|KN11 (Manifold) and KB11||Pump is leaking between valves||3|
|Pump has a leak - sucking air||2|
|Screws broke off and sent the handle and valve flying||1|
|Reservior (KR54)||Customer ran into it||1|
|Reservoir does not have enough capacity||3|
|Reservoir has a hole in it||7|
|Power unit stayed running burned a hole in tank||1|
|Reservoir has seperated from its flange||1|
|KP31||Door won't open all the way||1|
|Unions, HCA's, Spacers||Door plumbed wrong||1|
|Pump (KP40)||Pump picking up air||3|
|Can't turn pump prssure up w/o stalling motor||1|
|Pump is slowing down and squealing||6|
|Thermal Overload Switch||Bad from factory||1|
|Needle Valve and Fittings||Short fittings||1|
|Fluid back filling into reservoir||2|
|Door bounces when it starts closing||1|
|Gauge||Gauge filled with hydraulic fluid then started leaking||1|
|Gauge blew up on door||1|
|Pick-up Screen||Door won't build up any pressure||1|
|12 V Backup System||Didn't work from factory||1|
|Spline Shaft Adapter||Spline shaft adapter worn out||1|
|Actuators||Actuators burned out||1|
|Cane Bolts||Added Security||1|
|5" Extensions||Door too short||1|
|Shut Off Valves||Fluid is leaking from the door into the tank||1|
|Relay and Enclosure||Relay points are sticking together, motor keeps going||1|
Hydraulic doors purchased from OTHERS may have a defect in the top pivot point
mount for the hydraulic pistons, where the top pivot mount has broken loose. When
this happens, the hydraulic piston breaks away from the structural subframe of
the door. If this happens the door is going to come down real fast. As you can
imagine, somebody or something is going to get hurt.
When the door is lacking solid engineering and the installation method was poorly done along with insufficient information provided to the building manufacturer from the door manufacturer, you end up with an unsafe installation. ( Schweiss Hydraulic doors has detailed Spec Sheets showing the forces the door has on the building, UNLIKE OTHERS! )
Designing the building's door side column for torsion on the door column due to the eccentricity of the door cylinder and it's bracket and the door subframe is important. A simple check for a potential problem is to jog the door as it opens or closes. If you notice ANY twisting or movement where the piston cylinder attaches to the top of the door's subframe, immediately TAKE THE DOOR OUT OF SERVICE and fix the problem.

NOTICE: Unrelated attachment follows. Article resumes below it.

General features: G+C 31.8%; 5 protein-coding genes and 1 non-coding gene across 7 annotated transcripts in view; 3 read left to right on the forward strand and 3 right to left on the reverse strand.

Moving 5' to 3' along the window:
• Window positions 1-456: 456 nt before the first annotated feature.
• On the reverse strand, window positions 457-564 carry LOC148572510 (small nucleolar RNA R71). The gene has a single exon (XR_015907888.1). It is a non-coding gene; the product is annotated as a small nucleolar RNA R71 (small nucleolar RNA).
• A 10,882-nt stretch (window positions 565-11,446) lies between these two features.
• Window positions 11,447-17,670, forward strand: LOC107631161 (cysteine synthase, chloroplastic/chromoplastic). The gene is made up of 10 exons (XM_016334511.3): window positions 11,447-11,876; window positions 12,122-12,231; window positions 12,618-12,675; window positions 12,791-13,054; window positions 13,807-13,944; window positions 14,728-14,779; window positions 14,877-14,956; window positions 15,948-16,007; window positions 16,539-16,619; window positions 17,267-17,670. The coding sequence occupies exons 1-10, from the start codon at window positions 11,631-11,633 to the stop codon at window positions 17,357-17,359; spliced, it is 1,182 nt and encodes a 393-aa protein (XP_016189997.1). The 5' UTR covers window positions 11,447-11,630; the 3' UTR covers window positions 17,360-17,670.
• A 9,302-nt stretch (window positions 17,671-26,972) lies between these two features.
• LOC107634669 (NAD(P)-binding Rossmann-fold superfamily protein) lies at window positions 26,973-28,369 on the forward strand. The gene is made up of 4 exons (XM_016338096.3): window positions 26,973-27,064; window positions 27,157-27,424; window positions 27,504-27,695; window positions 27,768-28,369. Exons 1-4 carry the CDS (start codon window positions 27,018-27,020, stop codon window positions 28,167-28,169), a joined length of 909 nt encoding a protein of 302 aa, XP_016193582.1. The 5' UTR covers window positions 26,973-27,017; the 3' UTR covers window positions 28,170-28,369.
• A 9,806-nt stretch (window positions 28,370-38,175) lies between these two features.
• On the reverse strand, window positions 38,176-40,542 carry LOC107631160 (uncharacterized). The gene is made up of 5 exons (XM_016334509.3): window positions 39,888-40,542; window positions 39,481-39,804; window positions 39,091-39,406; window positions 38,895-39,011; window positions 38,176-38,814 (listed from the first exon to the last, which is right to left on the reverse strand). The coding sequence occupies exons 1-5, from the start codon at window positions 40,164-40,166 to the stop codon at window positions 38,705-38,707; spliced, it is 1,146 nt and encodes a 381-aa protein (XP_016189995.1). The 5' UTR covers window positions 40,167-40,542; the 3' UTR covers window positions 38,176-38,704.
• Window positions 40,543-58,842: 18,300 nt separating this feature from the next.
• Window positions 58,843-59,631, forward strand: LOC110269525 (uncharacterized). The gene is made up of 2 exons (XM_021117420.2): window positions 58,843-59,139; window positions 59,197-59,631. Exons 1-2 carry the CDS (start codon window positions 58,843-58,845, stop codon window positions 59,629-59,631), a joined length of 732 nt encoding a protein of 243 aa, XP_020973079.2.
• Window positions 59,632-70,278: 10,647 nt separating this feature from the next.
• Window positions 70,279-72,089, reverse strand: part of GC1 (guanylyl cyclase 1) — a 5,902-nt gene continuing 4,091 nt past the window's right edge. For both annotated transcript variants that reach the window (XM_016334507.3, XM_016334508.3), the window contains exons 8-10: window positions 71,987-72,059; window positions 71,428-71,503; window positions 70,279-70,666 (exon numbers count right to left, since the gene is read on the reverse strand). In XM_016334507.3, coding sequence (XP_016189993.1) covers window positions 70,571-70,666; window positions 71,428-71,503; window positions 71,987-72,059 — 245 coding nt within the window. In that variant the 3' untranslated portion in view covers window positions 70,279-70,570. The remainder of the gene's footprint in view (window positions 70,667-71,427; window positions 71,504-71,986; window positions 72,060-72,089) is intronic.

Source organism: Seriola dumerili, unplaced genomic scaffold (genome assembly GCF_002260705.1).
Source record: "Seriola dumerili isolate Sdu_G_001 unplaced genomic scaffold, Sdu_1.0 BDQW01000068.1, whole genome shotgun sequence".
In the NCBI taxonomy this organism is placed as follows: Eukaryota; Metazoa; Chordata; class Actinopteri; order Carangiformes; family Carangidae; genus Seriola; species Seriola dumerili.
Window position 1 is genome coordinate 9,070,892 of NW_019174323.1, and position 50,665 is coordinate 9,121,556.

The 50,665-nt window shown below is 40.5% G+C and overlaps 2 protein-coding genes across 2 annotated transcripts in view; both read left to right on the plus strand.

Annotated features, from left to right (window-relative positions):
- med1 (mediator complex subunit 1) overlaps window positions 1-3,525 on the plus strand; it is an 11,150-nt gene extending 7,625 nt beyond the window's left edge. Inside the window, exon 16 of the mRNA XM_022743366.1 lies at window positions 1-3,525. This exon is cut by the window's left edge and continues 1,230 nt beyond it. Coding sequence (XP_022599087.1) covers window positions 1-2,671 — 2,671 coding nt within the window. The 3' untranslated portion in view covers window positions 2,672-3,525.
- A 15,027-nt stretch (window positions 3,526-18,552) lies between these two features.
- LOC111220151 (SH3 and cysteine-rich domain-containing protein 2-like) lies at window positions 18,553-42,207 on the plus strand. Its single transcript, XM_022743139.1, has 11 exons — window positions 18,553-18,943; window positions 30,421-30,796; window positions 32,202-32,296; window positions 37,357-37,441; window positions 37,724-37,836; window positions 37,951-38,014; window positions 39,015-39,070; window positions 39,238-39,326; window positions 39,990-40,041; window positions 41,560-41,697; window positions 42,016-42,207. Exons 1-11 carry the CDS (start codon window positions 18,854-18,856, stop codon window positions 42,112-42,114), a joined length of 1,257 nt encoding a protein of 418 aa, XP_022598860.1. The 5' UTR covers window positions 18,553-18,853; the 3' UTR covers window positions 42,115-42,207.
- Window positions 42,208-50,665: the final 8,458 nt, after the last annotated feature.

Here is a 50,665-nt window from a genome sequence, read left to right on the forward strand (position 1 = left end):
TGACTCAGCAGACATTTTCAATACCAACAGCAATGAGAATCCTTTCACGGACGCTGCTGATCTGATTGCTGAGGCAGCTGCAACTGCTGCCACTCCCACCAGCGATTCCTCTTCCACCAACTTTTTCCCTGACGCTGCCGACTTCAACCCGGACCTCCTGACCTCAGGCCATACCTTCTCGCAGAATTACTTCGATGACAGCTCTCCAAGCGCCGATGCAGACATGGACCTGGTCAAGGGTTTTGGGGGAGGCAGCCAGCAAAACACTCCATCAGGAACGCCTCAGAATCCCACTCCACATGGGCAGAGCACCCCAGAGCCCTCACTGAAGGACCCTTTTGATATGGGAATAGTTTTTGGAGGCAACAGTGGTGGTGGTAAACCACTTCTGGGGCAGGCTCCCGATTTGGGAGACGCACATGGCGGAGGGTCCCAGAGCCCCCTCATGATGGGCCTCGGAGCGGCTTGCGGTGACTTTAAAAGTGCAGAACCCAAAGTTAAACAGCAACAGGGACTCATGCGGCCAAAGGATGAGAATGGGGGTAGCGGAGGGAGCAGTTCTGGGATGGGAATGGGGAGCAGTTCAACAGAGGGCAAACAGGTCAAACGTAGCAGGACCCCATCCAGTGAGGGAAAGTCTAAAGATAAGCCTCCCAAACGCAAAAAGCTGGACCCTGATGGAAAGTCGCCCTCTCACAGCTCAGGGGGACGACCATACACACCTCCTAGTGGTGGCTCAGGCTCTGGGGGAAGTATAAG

It's clear that OTHERS are learning about engineering hydraulic doors the HARD WAY!!!
Warning: Don't be fooled by this fluff marketing sales pitch;
"Additional workspace by providing a canopy to work under."
This is an accident waiting to happen! Hope their poor manufacturing practices have not given the hydraulic doors a bad reputation, but most importantly we hope that no one has been injured and nothing has been destroyed under their doors!
Powerful cylinders raise and lower each hydralic door
Two heavy-duty cylinders must support the hydraulic door in all positions
Hydraulic cylinders must be properly sized to carry the weight of the hydraulic door in all positions
Another Door Failure 1-6-12 ( This is Not about a Schweiss Door Failure )
Both of the 70 ft door cylinders broke and fell off, the door came crashing down, smashing the tug, damaging the door sheeting, scaring the crap out of the tug operator (the plane was safe though). Schweiss received an emergency call for help since the original manufacturer is no longer in business. How many other doors will come crashing down? It's important to know who you're dealing with when purchasing large hydraulic doors... It's a good thing no one was injured. What do you think it will cost to fix it, the down time, the fear of it failing again, who made this door? Know who you're dealing with! What seems like a good door deal can turn into a nightmare!